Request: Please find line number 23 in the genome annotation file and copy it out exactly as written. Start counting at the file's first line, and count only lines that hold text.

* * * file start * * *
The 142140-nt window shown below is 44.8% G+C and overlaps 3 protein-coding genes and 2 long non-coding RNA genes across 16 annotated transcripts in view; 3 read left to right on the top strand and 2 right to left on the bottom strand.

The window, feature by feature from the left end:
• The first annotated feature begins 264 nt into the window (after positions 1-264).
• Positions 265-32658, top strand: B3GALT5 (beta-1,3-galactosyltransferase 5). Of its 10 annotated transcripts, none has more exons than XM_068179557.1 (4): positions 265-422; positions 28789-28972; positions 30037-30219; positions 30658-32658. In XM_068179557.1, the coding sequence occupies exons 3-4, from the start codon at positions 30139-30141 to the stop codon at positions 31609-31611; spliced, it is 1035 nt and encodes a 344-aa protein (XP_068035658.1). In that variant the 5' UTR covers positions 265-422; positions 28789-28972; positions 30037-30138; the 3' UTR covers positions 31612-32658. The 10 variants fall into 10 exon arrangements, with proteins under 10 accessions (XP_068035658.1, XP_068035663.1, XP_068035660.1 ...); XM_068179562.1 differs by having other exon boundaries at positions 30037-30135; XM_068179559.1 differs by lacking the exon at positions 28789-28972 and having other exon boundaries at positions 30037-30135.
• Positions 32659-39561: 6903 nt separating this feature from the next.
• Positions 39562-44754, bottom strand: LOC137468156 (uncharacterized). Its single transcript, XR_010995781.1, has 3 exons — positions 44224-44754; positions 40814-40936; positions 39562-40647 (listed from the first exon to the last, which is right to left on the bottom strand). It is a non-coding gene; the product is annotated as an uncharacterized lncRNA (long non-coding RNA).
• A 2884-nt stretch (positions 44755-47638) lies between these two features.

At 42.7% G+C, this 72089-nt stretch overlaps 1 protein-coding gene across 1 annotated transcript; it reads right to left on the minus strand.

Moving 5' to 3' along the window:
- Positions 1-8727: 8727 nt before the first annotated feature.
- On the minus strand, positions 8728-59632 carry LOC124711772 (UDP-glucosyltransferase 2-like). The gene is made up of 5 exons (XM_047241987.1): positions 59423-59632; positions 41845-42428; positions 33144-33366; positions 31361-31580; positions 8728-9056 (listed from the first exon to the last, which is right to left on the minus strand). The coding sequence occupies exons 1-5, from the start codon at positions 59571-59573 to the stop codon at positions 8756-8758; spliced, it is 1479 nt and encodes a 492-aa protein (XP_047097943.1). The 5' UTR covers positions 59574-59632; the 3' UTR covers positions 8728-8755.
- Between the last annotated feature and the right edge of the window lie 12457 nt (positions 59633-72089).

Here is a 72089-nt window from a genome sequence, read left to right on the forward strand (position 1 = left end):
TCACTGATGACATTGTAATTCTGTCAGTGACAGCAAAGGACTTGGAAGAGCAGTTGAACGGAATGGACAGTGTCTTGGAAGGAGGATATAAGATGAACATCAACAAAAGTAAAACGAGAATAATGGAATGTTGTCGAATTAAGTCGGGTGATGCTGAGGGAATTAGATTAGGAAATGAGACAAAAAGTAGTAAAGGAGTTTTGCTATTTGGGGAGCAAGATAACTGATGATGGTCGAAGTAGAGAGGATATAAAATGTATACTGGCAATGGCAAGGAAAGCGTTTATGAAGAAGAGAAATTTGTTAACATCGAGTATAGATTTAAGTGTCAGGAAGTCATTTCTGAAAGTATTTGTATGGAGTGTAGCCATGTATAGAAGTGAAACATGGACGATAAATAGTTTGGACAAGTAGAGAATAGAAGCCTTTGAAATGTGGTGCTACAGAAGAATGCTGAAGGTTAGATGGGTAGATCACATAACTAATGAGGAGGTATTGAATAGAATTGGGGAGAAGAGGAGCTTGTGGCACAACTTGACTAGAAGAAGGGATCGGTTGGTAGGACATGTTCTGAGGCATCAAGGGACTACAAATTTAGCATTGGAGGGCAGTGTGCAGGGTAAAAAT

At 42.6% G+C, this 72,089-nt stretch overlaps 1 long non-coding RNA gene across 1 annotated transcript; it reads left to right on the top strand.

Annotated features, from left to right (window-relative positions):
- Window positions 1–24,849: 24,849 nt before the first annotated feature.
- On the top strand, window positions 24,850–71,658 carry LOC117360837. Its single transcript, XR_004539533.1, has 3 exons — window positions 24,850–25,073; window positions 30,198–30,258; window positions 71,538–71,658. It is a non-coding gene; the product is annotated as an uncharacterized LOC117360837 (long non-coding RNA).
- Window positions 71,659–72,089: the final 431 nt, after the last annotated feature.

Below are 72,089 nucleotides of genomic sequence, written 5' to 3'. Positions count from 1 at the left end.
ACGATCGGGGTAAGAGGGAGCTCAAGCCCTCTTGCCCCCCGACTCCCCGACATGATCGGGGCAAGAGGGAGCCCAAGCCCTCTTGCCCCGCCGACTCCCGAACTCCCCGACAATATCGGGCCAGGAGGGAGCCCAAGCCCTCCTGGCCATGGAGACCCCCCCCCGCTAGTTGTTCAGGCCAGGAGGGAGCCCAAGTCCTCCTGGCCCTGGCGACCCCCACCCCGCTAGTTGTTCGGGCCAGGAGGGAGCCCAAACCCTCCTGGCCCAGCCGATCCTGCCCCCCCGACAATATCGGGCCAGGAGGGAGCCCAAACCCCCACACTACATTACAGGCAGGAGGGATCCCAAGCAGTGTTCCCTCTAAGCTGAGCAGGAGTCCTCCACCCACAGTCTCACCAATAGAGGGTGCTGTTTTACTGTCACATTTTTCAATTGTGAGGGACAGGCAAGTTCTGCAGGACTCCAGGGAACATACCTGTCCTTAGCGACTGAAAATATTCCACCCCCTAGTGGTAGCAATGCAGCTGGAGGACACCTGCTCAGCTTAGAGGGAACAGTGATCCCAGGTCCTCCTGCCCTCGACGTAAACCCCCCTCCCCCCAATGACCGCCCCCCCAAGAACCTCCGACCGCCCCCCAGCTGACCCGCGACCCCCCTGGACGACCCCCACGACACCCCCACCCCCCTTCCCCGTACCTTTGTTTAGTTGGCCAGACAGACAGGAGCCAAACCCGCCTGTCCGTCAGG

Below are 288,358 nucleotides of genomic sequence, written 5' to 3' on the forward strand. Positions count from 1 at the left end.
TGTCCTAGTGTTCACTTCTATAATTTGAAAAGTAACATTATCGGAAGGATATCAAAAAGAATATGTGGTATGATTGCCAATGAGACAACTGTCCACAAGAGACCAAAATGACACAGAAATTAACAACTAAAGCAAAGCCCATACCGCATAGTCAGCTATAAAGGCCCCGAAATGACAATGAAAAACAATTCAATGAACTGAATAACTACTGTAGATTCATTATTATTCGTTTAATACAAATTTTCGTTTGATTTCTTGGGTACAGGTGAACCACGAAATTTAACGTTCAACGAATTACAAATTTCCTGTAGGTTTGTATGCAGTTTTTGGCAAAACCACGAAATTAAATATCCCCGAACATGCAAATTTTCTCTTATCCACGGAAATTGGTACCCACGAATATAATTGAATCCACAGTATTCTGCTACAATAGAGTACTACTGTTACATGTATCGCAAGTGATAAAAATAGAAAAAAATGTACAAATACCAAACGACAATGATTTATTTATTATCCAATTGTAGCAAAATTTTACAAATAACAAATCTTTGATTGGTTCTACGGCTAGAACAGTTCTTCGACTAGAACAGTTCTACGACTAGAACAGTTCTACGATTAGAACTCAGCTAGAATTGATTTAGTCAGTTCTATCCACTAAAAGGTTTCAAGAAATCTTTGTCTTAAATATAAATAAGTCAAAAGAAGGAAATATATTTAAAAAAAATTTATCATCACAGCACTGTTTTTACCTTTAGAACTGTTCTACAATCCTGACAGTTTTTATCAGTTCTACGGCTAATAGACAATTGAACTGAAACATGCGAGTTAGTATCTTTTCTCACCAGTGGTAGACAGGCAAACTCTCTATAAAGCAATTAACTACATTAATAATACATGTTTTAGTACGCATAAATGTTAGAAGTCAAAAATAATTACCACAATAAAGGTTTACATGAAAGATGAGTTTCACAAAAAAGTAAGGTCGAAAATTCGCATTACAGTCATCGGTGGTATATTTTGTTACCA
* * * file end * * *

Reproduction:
TGTCCTAGTGTTCACTTCTATAATTTGAAAAGTAACATTATCGGAAGGATATCAAAAAGAATATGTGGTATGATTGCCAATGAGACAACTGTCCACAAGAGACCAAAATGACACAGAAATTAACAACTAAAGCAAAGCCCATACCGCATAGTCAGCTATAAAGGCCCCGAAATGACAATGAAAAACAATTCAATGAACTGAATAACTACTGTAGATTCATTATTATTCGTTTAATACAAATTTTCGTTTGATTTCTTGGGTACAGGTGAACCACGAAATTTAACGTTCAACGAATTACAAATTTCCTGTAGGTTTGTATGCAGTTTTTGGCAAAACCACGAAATTAAATATCCCCGAACATGCAAATTTTCTCTTATCCACGGAAATTGGTACCCACGAATATAATTGAATCCACAGTATTCTGCTACAATAGAGTACTACTGTTACATGTATCGCAAGTGATAAAAATAGAAAAAAATGTACAAATACCAAACGACAATGATTTATTTATTATCCAATTGTAGCAAAATTTTACAAATAACAAATCTTTGATTGGTTCTACGGCTAGAACAGTTCTTCGACTAGAACAGTTCTACGACTAGAACAGTTCTACGATTAGAACTCAGCTAGAATTGATTTAGTCAGTTCTATCCACTAAAAGGTTTCAAGAAATCTTTGTCTTAAATATAAATAAGTCAAAAGAAGGAAATATATTTAAAAAAAATTTATCATCACAGCACTGTTTTTACCTTTAGAACTGTTCTACAATCCTGACAGTTTTTATCAGTTCTACGGCTAATAGACAATTGAACTGAAACATGCGAGTTAGTATCTTTTCTCACCAGTGGTAGACAGGCAAACTCTCTATAAAGCAATTAACTACATTAATAATACATGTTTTAGTACGCATAAATGTTAGAAGTCAAAAATAATTACCACAATAAAGGTTTACATGAAAGATGAGTTTCACAAAAAAGTAAGGTCGAAAATTCGCATTACAGTCATCGGTGGTATATTTTGTTACCA